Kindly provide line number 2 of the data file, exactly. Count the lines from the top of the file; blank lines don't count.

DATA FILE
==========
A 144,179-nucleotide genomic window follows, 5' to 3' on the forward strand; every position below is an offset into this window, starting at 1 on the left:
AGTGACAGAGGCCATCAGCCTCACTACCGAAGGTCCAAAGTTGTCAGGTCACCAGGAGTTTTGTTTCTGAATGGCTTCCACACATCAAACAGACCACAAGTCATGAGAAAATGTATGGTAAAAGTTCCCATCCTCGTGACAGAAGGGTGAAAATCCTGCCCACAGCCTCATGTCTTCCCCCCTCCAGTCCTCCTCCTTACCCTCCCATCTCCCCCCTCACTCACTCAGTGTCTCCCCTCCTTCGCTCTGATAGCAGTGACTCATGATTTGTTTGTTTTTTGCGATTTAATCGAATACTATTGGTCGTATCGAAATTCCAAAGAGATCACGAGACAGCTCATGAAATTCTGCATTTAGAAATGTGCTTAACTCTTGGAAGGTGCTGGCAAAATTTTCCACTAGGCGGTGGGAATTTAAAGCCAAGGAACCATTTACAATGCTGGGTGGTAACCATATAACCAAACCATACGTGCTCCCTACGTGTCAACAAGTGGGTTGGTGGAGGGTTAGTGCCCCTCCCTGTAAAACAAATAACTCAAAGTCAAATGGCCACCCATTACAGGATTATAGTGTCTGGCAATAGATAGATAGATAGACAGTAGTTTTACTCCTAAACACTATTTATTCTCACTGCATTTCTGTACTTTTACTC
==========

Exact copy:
AGTGACAGAGGCCATCAGCCTCACTACCGAAGGTCCAAAGTTGTCAGGTCACCAGGAGTTTTGTTTCTGAATGGCTTCCACACATCAAACAGACCACAAGTCATGAGAAAATGTATGGTAAAAGTTCCCATCCTCGTGACAGAAGGGTGAAAATCCTGCCCACAGCCTCATGTCTTCCCCCCTCCAGTCCTCCTCCTTACCCTCCCATCTCCCCCCTCACTCACTCAGTGTCTCCCCTCCTTCGCTCTGATAGCAGTGACTCATGATTTGTTTGTTTTTTGCGATTTAATCGAATACTATTGGTCGTATCGAAATTCCAAAGAGATCACGAGACAGCTCATGAAATTCTGCATTTAGAAATGTGCTTAACTCTTGGAAGGTGCTGGCAAAATTTTCCACTAGGCGGTGGGAATTTAAAGCCAAGGAACCATTTACAATGCTGGGTGGTAACCATATAACCAAACCATACGTGCTCCCTACGTGTCAACAAGTGGGTTGGTGGAGGGTTAGTGCCCCTCCCTGTAAAACAAATAACTCAAAGTCAAATGGCCACCCATTACAGGATTATAGTGTCTGGCAATAGATAGATAGATAGACAGTAGTTTTACTCCTAAACACTATTTATTCTCACTGCATTTCTGTACTTTTACTC